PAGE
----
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Use of Diuretics

  • Christopher J. Lote
Chapter

Abstract

Strictly, diuresis is increased urine flow and diuretics are substances which elicit diuresis. By this definition, water is a diuretic. In medicine, however, “diuretic” has come to have a more specific meaning. In the kidney, water reabsorption is dependent primarily on Na+ reabsorption and the term diuretic is generally used to mean an agent which inhibits tubular Na+ reabsorption. With the exception of osmotic diuretics (see below), most diuretics are organic acids and hence are secreted by the proximal tubule organic acid secretory mechanism and exert their effects from within the tubule.

Keywords

Proximal Tubule Loop Diuretic Thiazide Diuretic Distal Tubule Carbonic Anhydrase Inhibitor 
These keywords were added by machine and not by the authors. This process is experimental and the keywords may be updated as the learning algorithm improves.

Further Reading

  1. Agarwal R (1997) Use of diuretics in renal disease. In: Jamison RL, Wilkinson R (eds) Nephrology. Chapman and Hall, London, pp 883–892Google Scholar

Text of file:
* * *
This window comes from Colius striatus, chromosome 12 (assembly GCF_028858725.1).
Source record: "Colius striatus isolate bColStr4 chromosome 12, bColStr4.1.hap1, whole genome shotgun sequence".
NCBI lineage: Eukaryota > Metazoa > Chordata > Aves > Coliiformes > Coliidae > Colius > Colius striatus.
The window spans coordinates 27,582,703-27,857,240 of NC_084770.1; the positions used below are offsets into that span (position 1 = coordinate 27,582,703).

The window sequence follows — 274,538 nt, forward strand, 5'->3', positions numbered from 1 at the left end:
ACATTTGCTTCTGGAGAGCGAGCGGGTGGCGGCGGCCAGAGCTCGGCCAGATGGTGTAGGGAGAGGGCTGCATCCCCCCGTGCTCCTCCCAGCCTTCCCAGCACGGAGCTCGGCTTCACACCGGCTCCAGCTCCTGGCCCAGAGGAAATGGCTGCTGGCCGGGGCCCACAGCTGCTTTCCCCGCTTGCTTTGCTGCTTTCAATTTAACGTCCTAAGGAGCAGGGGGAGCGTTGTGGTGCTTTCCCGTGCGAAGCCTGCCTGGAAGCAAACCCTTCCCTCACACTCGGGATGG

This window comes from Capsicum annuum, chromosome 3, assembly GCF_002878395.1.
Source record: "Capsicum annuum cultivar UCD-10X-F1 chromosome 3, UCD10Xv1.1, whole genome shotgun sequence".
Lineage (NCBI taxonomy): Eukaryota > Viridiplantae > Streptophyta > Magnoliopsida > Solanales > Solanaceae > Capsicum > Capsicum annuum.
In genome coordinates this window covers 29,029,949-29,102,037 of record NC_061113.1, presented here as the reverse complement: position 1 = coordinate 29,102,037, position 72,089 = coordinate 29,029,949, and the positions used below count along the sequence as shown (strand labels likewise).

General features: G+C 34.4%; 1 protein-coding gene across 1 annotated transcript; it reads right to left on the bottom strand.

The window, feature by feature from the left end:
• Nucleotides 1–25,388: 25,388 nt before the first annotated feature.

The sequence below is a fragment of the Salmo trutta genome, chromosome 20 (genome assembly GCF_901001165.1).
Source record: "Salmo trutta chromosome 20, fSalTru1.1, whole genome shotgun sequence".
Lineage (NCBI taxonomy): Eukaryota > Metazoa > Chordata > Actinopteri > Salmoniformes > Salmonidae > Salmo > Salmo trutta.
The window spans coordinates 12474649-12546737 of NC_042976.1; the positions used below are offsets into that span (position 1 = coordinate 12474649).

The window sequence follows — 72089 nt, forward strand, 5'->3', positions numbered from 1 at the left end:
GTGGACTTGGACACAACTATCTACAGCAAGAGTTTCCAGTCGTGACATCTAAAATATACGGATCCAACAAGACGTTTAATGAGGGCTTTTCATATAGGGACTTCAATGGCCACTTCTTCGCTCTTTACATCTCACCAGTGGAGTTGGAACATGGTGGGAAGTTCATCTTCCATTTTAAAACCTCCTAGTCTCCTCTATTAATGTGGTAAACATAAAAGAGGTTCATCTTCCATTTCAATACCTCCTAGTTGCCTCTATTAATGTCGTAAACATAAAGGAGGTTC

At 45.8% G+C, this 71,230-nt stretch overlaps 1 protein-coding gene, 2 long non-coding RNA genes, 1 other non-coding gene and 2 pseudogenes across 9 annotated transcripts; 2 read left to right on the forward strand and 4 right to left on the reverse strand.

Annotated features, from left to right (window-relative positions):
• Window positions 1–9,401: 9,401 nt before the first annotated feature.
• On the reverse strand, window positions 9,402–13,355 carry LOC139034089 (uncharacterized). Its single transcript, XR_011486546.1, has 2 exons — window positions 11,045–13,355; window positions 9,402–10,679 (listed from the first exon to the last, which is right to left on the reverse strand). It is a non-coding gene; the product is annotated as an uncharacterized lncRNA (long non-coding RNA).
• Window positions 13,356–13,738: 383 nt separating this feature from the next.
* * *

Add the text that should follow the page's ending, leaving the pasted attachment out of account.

2. Jeck N, Schlingmann KP, Reinalter SC, Komhoff M, Peter M, Waldegger S, Seyberth HW (2004) Salt handling in the distal nephron: lessons learned from inherited human disorders. Am J Physiol Regul Integr Comp Physiol 288:R782–R795CrossRefGoogle Scholar
  3. Nijenhuis T, Vallon V, van der Kemp AWCM, Loffing J, Hoenderop JGJ, Bindels RJM (2005) Enhanced passive Ca2+ reabsorption and reduced Mg2+ channel abundance explains thiazide-induced hypocalciuria and hypomagnesemia. J Clin Invest 115:1651–1658PubMedCrossRefGoogle Scholar

Copyright information

© Springer Science+Business Media New York 2012

Authors and Affiliations

  • Christopher J. Lote
    • 1
  1. 1.College of Medical and Dental SciencesUniversity of BirminghamBirminghamUK

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